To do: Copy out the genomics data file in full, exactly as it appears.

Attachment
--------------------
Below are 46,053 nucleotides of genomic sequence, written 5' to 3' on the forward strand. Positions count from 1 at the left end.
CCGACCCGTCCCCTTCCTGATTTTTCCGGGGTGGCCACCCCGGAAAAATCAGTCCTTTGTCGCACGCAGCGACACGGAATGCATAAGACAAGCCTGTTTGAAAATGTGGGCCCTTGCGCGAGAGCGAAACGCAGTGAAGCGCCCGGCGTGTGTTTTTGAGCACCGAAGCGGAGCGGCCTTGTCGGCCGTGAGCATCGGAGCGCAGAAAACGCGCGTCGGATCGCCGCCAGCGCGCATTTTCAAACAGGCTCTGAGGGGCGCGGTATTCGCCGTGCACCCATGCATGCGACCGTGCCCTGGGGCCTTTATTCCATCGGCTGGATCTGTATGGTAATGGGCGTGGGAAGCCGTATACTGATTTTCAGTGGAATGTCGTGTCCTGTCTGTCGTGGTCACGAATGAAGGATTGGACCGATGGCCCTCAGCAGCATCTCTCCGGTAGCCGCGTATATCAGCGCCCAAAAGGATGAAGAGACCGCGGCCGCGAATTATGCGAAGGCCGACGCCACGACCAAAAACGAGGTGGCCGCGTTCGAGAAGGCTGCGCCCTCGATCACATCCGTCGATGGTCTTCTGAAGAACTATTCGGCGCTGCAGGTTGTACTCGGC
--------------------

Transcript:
Below are 46,053 nucleotides of genomic sequence, written 5' to 3' on the forward strand. Positions count from 1 at the left end.
CCGACCCGTCCCCTTCCTGATTTTTCCGGGGTGGCCACCCCGGAAAAATCAGTCCTTTGTCGCACGCAGCGACACGGAATGCATAAGACAAGCCTGTTTGAAAATGTGGGCCCTTGCGCGAGAGCGAAACGCAGTGAAGCGCCCGGCGTGTGTTTTTGAGCACCGAAGCGGAGCGGCCTTGTCGGCCGTGAGCATCGGAGCGCAGAAAACGCGCGTCGGATCGCCGCCAGCGCGCATTTTCAAACAGGCTCTGAGGGGCGCGGTATTCGCCGTGCACCCATGCATGCGACCGTGCCCTGGGGCCTTTATTCCATCGGCTGGATCTGTATGGTAATGGGCGTGGGAAGCCGTATACTGATTTTCAGTGGAATGTCGTGTCCTGTCTGTCGTGGTCACGAATGAAGGATTGGACCGATGGCCCTCAGCAGCATCTCTCCGGTAGCCGCGTATATCAGCGCCCAAAAGGATGAAGAGACCGCGGCCGCGAATTATGCGAAGGCCGACGCCACGACCAAAAACGAGGTGGCCGCGTTCGAGAAGGCTGCGCCCTCGATCACATCCGTCGATGGTCTTCTGAAGAACTATTCGGCGCTGCAGGTTGTACTCGGC